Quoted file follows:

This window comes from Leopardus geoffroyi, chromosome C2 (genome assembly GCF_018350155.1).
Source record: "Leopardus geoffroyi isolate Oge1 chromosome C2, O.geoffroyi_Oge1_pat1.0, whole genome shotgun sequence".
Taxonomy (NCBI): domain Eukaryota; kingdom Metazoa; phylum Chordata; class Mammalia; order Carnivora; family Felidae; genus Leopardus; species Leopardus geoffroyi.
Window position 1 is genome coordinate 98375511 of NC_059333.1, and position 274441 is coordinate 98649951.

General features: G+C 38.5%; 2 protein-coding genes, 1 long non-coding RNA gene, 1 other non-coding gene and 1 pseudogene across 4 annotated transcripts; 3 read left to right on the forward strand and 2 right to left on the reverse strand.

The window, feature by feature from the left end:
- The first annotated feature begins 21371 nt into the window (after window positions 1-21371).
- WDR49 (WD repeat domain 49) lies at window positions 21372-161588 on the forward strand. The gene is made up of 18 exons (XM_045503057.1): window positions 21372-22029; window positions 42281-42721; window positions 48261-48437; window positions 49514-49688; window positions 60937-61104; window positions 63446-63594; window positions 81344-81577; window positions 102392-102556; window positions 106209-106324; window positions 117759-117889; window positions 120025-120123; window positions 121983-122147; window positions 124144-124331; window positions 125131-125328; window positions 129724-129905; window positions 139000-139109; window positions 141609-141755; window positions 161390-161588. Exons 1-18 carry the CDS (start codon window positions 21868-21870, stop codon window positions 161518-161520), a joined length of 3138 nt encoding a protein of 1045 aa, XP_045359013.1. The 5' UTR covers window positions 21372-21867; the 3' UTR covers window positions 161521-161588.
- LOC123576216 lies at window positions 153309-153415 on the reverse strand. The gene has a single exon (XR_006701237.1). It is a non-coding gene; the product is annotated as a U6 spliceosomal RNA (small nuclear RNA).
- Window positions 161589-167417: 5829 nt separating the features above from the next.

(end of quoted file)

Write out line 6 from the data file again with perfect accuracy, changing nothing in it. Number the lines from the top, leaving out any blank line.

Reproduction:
The window, feature by feature from the left end: